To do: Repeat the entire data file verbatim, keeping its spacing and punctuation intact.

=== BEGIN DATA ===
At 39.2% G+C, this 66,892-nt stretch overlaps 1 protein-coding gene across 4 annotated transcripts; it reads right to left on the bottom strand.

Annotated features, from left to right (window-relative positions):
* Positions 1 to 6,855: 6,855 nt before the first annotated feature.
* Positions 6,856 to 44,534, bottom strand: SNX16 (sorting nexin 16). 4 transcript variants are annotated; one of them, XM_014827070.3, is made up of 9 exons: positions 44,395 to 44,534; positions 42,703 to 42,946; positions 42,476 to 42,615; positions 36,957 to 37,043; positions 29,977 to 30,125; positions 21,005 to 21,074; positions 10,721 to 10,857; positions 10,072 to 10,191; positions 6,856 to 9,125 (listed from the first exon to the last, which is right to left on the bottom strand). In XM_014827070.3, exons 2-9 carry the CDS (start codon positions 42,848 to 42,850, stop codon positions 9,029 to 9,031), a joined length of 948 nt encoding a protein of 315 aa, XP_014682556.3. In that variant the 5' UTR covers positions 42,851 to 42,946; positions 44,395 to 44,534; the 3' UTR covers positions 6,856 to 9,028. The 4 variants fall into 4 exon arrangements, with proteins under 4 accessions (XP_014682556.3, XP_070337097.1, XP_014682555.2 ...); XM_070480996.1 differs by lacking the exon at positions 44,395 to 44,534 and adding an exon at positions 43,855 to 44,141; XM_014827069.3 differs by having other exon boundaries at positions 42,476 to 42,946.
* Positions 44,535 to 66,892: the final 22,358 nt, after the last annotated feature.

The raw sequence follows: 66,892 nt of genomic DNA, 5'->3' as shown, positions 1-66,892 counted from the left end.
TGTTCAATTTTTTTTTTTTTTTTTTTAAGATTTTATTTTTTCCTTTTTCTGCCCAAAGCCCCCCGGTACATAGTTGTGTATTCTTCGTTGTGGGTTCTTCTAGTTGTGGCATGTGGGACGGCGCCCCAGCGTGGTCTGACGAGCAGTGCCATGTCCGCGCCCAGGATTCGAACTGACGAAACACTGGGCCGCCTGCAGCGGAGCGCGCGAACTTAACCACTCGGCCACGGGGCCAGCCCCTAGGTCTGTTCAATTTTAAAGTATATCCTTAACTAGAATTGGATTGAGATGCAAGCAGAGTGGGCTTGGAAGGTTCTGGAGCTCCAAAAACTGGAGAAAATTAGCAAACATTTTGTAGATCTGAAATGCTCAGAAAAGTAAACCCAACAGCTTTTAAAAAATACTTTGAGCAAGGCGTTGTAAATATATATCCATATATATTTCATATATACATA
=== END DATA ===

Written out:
At 39.2% G+C, this 66,892-nt stretch overlaps 1 protein-coding gene across 4 annotated transcripts; it reads right to left on the bottom strand.

Annotated features, from left to right (window-relative positions):
* Positions 1 to 6,855: 6,855 nt before the first annotated feature.
* Positions 6,856 to 44,534, bottom strand: SNX16 (sorting nexin 16). 4 transcript variants are annotated; one of them, XM_014827070.3, is made up of 9 exons: positions 44,395 to 44,534; positions 42,703 to 42,946; positions 42,476 to 42,615; positions 36,957 to 37,043; positions 29,977 to 30,125; positions 21,005 to 21,074; positions 10,721 to 10,857; positions 10,072 to 10,191; positions 6,856 to 9,125 (listed from the first exon to the last, which is right to left on the bottom strand). In XM_014827070.3, exons 2-9 carry the CDS (start codon positions 42,848 to 42,850, stop codon positions 9,029 to 9,031), a joined length of 948 nt encoding a protein of 315 aa, XP_014682556.3. In that variant the 5' UTR covers positions 42,851 to 42,946; positions 44,395 to 44,534; the 3' UTR covers positions 6,856 to 9,028. The 4 variants fall into 4 exon arrangements, with proteins under 4 accessions (XP_014682556.3, XP_070337097.1, XP_014682555.2 ...); XM_070480996.1 differs by lacking the exon at positions 44,395 to 44,534 and adding an exon at positions 43,855 to 44,141; XM_014827069.3 differs by having other exon boundaries at positions 42,476 to 42,946.
* Positions 44,535 to 66,892: the final 22,358 nt, after the last annotated feature.

The raw sequence follows: 66,892 nt of genomic DNA, 5'->3' as shown, positions 1-66,892 counted from the left end.
TGTTCAATTTTTTTTTTTTTTTTTTTAAGATTTTATTTTTTCCTTTTTCTGCCCAAAGCCCCCCGGTACATAGTTGTGTATTCTTCGTTGTGGGTTCTTCTAGTTGTGGCATGTGGGACGGCGCCCCAGCGTGGTCTGACGAGCAGTGCCATGTCCGCGCCCAGGATTCGAACTGACGAAACACTGGGCCGCCTGCAGCGGAGCGCGCGAACTTAACCACTCGGCCACGGGGCCAGCCCCTAGGTCTGTTCAATTTTAAAGTATATCCTTAACTAGAATTGGATTGAGATGCAAGCAGAGTGGGCTTGGAAGGTTCTGGAGCTCCAAAAACTGGAGAAAATTAGCAAACATTTTGTAGATCTGAAATGCTCAGAAAAGTAAACCCAACAGCTTTTAAAAAATACTTTGAGCAAGGCGTTGTAAATATATATCCATATATATTTCATATATACATA